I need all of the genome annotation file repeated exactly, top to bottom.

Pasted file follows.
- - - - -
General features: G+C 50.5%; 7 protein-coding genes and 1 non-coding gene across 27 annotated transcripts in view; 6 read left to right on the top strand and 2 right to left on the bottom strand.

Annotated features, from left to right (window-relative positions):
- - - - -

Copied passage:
General features: G+C 50.5%; 7 protein-coding genes and 1 non-coding gene across 27 annotated transcripts in view; 6 read left to right on the top strand and 2 right to left on the bottom strand.

Annotated features, from left to right (window-relative positions):